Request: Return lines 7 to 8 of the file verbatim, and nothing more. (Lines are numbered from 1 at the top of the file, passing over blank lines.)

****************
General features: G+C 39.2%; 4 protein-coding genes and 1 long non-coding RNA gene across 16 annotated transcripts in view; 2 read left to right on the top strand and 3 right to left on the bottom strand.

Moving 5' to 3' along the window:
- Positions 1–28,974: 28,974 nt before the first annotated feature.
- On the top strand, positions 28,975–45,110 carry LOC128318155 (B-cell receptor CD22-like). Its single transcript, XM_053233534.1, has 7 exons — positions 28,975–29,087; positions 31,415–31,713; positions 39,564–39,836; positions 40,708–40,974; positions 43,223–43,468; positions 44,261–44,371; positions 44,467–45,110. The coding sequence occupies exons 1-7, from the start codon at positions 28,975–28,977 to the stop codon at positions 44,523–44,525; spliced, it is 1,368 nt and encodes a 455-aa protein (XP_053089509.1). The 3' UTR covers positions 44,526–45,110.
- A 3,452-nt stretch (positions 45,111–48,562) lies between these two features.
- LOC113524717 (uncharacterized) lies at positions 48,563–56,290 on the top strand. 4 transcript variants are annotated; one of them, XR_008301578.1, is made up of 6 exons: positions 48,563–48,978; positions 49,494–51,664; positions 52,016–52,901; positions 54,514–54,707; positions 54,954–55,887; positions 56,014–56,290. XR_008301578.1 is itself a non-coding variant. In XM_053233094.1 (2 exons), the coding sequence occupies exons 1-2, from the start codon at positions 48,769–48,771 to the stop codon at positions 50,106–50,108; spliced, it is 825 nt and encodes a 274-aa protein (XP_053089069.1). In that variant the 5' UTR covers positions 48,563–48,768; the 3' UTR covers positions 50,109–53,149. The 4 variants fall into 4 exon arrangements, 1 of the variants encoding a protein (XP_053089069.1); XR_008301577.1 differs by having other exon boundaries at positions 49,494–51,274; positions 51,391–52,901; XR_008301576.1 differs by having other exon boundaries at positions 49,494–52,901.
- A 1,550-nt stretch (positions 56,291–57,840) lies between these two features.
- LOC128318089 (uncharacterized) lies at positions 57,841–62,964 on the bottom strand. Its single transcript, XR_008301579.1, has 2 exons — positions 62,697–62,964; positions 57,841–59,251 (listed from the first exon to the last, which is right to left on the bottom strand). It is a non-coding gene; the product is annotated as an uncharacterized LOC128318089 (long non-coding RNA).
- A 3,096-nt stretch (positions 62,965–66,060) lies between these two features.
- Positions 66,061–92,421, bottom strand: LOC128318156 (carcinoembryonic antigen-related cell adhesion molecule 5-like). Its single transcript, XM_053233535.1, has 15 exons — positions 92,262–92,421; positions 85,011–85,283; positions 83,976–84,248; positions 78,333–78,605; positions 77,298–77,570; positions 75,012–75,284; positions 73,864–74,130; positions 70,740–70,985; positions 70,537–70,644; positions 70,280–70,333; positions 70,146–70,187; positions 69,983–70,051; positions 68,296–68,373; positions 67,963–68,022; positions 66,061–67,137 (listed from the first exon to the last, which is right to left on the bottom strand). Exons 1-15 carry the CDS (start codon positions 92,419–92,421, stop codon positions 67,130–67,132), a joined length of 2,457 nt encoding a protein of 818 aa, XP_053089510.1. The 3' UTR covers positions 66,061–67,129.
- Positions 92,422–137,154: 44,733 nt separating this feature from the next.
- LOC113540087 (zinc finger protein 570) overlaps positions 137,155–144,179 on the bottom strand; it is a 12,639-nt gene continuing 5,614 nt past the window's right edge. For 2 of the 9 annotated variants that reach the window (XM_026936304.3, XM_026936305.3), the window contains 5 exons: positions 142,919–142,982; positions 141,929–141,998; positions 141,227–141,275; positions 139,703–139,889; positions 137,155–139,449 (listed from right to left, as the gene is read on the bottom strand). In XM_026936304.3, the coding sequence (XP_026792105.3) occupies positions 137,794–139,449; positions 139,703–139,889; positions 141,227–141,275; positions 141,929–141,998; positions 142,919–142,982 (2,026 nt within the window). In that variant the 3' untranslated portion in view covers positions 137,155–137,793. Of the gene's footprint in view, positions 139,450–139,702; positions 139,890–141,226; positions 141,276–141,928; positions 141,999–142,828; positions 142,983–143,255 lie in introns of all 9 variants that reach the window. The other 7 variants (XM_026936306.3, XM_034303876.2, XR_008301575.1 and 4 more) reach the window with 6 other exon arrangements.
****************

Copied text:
- A 1,550-nt stretch (positions 56,291–57,840) lies between these two features.
- LOC128318089 (uncharacterized) lies at positions 57,841–62,964 on the bottom strand. Its single transcript, XR_008301579.1, has 2 exons — positions 62,697–62,964; positions 57,841–59,251 (listed from the first exon to the last, which is right to left on the bottom strand). It is a non-coding gene; the product is annotated as an uncharacterized LOC128318089 (long non-coding RNA).